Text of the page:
Rice ( Oryza sativa
L.) is one of the most important cereal crops in the world. India is one of the largest rice-producing countries. Although more than 900 rice varieties have been released in India, many of them are no longer cultivated within a few years of release due to inconsistent performance in diverse environments; only a few varieties with stable performance continue to be under cultivation after 15 to 20 yr of their release. Development and adaptability of rice cultivars in a wide range of target environments are the eventual goals of plant breeders. An attempt has been made to estimate the level of genotype-environment interaction (GEI) and eliminate as much as possible the unexplainable and extraneous variability contained in the data. Therefore, several statistical techniques have been used to describe GEI and measure genotype stability. Field experiments were conducted with 12 genotypes under direct-seeded conditions (irrigated and rainfed) for three consecutive years (2009 to 2012) in a randomized complete block design with three replicates. The GEI was analyzed using additive main effects and multiplicative interaction (AMMI). Results of AMMI analysis indicated that the first three AMMI (AMMI1 to AMMI3) were highly significant (P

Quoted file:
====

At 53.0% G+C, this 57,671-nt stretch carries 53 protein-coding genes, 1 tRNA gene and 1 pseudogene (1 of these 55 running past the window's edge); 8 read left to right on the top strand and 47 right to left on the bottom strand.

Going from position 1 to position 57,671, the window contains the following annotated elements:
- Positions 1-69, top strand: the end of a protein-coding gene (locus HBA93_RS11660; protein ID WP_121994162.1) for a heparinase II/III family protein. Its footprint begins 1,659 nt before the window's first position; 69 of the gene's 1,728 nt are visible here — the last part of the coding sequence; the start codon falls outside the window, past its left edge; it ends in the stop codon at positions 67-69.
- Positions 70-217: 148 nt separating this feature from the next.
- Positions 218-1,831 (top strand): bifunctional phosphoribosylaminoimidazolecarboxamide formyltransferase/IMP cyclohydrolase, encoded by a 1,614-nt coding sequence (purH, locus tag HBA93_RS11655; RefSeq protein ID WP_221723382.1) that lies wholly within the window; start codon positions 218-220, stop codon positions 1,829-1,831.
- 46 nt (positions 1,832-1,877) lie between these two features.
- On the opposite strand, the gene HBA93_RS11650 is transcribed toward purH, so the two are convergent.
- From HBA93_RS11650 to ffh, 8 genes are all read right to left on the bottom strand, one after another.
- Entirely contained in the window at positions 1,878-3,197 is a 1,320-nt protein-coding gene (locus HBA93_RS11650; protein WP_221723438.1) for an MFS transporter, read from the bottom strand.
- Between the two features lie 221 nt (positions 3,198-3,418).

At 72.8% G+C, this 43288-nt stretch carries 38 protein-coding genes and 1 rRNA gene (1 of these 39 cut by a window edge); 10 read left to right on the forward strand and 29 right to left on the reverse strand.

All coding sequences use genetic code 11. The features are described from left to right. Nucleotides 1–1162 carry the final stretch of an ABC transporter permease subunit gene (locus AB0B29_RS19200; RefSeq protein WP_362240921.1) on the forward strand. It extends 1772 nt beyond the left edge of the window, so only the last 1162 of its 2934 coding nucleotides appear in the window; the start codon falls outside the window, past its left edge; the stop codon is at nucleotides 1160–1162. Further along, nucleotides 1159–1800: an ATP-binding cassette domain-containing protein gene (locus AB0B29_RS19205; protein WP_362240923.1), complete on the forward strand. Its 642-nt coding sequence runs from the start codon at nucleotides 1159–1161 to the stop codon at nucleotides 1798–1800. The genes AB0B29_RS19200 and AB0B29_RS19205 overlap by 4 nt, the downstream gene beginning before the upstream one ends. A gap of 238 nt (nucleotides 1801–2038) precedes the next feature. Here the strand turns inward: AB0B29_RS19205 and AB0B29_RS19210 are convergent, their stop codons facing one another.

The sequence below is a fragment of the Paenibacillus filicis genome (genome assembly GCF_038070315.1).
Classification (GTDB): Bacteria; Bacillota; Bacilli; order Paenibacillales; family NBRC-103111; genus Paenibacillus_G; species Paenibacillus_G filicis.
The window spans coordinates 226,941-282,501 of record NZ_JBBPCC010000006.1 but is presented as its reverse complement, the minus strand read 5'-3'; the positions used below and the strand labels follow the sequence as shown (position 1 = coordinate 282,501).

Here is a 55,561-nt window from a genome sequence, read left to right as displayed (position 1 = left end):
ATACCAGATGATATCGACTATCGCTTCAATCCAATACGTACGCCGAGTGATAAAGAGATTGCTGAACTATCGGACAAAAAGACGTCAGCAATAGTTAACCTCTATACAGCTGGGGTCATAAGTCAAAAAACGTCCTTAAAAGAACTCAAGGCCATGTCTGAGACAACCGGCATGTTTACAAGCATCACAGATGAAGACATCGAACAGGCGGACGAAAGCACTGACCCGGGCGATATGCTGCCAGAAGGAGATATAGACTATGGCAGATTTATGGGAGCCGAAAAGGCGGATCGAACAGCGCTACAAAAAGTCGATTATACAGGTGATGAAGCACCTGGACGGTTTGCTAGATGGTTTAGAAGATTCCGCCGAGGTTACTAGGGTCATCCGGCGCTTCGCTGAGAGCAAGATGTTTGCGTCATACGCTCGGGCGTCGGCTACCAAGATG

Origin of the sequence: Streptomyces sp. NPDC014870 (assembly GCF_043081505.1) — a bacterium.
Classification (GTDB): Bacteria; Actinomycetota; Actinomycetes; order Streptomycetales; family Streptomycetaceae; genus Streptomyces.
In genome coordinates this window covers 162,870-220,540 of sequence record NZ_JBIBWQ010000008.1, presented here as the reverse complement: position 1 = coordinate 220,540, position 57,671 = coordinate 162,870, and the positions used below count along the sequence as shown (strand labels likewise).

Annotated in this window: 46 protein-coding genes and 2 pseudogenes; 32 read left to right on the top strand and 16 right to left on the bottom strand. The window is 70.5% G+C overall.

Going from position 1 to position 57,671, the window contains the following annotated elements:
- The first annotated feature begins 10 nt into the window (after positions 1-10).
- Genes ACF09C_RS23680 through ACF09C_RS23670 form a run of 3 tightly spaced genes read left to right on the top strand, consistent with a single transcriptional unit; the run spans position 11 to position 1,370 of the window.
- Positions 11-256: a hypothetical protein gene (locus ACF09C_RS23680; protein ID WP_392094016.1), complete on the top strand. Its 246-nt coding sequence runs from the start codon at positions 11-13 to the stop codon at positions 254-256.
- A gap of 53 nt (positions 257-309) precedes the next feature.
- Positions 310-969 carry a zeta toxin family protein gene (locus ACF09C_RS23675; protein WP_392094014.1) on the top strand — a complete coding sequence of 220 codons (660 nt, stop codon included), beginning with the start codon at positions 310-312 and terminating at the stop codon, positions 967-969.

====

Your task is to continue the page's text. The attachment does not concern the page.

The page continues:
< 0.05). The partitioning of TSS (total sum of squares) exhibited that the genotype effect was a predominant source of variation followed by GEI and environment, which suggests the possible existence of different environment groups. The AMMI stability value discriminated genotypes 11 and 12 as stable genotypes based on the yield stability index (YSI) and sustainability index (SI).